RESERVA LAPA VERDE
Protection of the Great Green Macaw
The Great Green Macaw (Ara Ambiguus) is with a size up to 85 cm one of the biggest parrot species. In Costa Rica, it is called “ lapa verde” due to its green color.
The Great Green Macaw prefers to live in dense and deep lowlands of the rainforests, with mainly the Almendro tree (Dipteryx panamensis) playing a main role in the Macaw’s feeding and breeding. Approximately 90% of the Great Green Macaw’s nests are in Almendro trees; however, only after 60 years can these mighty trees offer sufficiently big nesting holes for the Macaw. Equally important are the hard-shelled, almond shaped nuts of the trees, which the Macaw can easily open with its powerful beak unlike other species. The Macaw’s seasonal migration is oriented by the regional fruit offered from this and other feeding trees protected on Tropica Verde properties.
Threats to the Macaw population
The survival of this magnificent specie is threatened by the non-stop destruction of their habitat. The Macaw’s distribution area, which once spanned from Honduras to Colombia, has been reduced by 90%. In their remaining forest habitat, poaching and the illegal trade of the Macaw further threatens their survival.
In 2019, an inventory on 16 sites in Costa Rica tallied a minimum of 169 Great Green Macaws. This species in Costa Rica should be viewed as highly vulnerable. The last unprotected breeding areas in northern Costa Rica must be preserved to ensure the long term survival of the Macaws in this country.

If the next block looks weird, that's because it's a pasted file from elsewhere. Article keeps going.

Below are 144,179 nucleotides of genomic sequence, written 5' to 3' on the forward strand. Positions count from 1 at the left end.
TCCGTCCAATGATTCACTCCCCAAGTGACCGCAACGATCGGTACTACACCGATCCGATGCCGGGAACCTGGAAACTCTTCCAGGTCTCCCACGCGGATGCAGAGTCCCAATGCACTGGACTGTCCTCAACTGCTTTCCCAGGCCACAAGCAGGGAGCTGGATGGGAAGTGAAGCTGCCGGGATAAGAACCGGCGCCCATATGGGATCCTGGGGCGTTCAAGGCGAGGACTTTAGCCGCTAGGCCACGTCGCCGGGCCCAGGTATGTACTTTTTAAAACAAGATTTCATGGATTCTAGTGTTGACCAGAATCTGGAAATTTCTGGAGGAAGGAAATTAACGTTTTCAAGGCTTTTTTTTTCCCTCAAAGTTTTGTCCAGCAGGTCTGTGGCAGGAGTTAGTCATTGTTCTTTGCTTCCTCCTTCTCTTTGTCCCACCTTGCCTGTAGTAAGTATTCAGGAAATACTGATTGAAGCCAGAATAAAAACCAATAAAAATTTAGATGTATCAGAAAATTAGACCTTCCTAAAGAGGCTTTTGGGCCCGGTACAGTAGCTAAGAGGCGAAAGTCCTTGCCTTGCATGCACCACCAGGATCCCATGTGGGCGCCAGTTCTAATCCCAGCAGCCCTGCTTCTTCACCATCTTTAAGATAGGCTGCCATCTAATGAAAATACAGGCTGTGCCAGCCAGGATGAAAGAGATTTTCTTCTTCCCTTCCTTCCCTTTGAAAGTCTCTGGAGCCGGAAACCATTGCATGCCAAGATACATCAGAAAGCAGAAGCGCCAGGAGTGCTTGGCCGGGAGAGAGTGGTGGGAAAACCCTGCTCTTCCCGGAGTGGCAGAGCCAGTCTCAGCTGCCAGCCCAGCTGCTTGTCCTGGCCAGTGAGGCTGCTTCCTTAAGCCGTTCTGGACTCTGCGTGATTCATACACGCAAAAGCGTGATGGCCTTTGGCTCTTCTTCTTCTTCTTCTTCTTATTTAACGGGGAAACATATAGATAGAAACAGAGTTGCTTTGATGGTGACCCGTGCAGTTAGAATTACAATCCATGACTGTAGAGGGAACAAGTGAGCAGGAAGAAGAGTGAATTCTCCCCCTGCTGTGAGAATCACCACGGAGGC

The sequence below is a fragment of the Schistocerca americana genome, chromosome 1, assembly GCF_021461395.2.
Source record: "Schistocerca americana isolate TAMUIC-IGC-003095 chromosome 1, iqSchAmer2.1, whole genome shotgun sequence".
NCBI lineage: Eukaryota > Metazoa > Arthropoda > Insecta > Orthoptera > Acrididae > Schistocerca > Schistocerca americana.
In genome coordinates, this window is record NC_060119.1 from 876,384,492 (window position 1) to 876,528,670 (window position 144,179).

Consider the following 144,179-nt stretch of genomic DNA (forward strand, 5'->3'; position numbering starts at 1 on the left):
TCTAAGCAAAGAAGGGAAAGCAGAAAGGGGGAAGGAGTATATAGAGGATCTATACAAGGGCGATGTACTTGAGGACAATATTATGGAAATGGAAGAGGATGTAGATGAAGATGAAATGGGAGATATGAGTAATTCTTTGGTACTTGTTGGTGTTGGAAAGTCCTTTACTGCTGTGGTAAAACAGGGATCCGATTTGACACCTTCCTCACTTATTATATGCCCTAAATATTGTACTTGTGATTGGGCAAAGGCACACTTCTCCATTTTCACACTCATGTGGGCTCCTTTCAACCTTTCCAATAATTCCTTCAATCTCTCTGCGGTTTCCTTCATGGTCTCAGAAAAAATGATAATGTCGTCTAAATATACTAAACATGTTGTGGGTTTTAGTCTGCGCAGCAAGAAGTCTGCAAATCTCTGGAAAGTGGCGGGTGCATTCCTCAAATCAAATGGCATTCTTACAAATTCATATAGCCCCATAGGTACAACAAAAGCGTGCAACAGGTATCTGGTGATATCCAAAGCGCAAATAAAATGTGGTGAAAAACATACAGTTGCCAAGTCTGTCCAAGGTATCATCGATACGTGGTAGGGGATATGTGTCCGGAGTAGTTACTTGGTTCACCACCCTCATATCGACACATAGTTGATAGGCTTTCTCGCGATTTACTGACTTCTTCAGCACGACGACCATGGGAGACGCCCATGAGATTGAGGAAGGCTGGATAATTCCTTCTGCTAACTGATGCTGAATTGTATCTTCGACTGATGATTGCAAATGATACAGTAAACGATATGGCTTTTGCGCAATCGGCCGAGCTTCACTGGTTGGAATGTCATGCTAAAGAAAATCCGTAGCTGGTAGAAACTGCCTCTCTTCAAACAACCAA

WHAT IS TROPICA VERDE DOING?
- In close cooperation with competent local partners, Tropica Verde was able to acquire a significant 100 hectare forest area in the Maquenque conservation area, a core zone of the Macaw breeding area, and thus protect it from the threat of deforestation.
- The Maquenque Conservation Area forms a central part of the Biological Corridor San Juan – La Selva, which, together with other smaller protected areas and the surrounding buffer zones, covers a total area of 250,000 hectares.
- To prevent illegal logging and poaching, our local ranger conducts regular patrols in the area. The presence in the area sends out important signals against illegal logging and poaching.
WAYS TO HELP:
You would like to support our organization to protect the rainforest with a donation? Use the online form / our bank accounts to transfer or support us at betterplace.com
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